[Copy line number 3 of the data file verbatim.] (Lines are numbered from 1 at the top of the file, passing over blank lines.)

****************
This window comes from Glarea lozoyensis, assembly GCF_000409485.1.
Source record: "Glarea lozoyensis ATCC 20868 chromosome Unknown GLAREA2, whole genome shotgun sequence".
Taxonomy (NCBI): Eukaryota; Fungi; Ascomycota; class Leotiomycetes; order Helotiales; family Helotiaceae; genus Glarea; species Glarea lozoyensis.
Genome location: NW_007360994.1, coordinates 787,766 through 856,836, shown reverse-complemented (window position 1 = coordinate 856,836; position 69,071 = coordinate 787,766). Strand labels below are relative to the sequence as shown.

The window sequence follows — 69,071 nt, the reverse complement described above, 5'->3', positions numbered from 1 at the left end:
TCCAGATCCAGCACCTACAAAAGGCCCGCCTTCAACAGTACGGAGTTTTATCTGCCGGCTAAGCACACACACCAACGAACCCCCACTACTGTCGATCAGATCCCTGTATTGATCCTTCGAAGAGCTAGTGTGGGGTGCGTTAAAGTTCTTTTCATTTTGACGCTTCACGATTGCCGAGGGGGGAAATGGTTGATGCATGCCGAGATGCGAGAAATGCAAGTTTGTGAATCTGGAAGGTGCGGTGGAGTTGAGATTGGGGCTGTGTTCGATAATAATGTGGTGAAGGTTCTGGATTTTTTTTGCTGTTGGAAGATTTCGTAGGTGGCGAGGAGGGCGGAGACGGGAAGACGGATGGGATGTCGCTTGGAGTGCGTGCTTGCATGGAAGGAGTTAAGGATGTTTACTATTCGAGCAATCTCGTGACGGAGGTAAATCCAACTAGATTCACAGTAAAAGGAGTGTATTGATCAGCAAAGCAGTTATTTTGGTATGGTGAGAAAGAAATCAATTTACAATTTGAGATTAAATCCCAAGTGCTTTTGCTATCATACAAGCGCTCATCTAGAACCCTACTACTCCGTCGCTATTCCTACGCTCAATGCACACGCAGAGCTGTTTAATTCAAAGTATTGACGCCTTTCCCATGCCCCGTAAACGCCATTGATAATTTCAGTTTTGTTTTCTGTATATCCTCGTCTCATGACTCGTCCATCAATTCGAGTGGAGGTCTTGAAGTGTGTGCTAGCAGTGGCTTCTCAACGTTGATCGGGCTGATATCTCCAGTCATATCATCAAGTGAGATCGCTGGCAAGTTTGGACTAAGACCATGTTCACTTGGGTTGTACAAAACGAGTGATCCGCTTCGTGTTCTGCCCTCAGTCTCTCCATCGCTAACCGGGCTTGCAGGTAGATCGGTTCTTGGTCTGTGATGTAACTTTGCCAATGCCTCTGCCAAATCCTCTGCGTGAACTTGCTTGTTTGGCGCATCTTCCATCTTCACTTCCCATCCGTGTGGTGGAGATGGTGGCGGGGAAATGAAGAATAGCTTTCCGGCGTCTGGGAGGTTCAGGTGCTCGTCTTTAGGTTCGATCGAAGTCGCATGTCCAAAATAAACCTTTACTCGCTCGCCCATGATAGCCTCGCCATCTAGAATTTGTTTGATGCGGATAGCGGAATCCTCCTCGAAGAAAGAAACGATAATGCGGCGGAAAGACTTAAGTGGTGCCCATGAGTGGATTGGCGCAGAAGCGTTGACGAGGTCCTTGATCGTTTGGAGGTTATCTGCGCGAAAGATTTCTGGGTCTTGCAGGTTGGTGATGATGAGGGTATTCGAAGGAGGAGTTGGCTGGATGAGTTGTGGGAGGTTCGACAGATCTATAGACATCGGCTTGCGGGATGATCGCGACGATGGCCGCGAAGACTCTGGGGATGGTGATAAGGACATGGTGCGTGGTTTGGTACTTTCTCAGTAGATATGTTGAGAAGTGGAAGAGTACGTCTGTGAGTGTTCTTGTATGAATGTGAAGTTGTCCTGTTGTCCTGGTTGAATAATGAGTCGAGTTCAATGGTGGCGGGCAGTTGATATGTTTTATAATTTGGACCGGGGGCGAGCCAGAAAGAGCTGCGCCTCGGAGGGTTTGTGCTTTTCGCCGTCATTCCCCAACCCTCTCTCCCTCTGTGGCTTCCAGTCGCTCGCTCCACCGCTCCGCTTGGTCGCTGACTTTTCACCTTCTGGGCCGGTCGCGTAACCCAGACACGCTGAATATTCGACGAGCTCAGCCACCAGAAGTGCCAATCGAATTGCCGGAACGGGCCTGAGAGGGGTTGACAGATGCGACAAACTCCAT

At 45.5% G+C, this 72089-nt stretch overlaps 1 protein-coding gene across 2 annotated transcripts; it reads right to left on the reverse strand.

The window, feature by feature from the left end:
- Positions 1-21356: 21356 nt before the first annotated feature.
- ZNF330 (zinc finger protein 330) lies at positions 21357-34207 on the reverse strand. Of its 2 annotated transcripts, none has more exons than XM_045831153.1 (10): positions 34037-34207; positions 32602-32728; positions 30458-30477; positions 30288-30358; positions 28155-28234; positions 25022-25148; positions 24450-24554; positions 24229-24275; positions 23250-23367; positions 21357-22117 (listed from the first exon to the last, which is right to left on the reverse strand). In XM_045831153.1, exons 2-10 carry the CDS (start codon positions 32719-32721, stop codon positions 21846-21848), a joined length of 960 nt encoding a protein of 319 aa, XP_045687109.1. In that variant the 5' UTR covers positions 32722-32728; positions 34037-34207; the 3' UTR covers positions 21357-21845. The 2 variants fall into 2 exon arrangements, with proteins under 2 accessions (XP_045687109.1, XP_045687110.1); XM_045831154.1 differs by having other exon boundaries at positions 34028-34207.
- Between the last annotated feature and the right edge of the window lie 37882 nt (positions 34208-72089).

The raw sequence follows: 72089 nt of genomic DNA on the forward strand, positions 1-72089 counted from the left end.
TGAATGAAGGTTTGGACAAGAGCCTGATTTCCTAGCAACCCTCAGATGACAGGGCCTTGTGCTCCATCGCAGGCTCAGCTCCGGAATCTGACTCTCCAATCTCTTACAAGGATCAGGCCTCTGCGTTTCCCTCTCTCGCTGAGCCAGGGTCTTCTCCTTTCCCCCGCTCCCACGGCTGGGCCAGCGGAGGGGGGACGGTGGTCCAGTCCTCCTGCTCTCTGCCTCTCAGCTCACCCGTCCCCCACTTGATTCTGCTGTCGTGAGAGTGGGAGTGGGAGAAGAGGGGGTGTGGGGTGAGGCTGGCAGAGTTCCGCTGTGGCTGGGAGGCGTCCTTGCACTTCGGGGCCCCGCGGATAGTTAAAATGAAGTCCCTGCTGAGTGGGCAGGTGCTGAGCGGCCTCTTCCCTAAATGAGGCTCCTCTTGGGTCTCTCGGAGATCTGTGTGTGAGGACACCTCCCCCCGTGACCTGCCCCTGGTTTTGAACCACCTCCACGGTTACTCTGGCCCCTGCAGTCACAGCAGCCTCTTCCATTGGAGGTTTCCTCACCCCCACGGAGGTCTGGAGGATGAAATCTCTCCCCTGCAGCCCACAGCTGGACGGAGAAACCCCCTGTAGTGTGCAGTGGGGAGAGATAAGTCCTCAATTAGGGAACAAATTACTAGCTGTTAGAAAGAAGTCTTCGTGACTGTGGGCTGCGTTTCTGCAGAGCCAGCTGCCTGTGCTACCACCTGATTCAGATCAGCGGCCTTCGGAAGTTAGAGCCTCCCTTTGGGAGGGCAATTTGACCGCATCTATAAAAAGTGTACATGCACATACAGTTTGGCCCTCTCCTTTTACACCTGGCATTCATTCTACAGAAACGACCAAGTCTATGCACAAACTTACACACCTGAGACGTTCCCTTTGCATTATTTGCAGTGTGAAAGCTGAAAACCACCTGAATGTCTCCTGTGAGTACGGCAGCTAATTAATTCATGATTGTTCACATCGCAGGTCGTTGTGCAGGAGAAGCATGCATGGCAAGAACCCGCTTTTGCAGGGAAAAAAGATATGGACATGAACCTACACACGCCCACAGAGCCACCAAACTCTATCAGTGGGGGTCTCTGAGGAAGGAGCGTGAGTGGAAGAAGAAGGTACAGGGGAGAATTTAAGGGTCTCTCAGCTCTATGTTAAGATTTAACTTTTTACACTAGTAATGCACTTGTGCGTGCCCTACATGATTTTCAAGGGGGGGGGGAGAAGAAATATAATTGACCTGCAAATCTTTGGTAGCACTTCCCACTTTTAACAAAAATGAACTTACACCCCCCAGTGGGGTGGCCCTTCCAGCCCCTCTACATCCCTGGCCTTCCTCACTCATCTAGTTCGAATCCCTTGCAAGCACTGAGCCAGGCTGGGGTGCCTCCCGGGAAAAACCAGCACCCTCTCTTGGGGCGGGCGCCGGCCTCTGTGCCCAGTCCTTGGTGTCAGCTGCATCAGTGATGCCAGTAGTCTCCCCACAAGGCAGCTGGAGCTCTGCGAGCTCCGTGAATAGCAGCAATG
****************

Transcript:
Taxonomy (NCBI): Eukaryota; Fungi; Ascomycota; class Leotiomycetes; order Helotiales; family Helotiaceae; genus Glarea; species Glarea lozoyensis.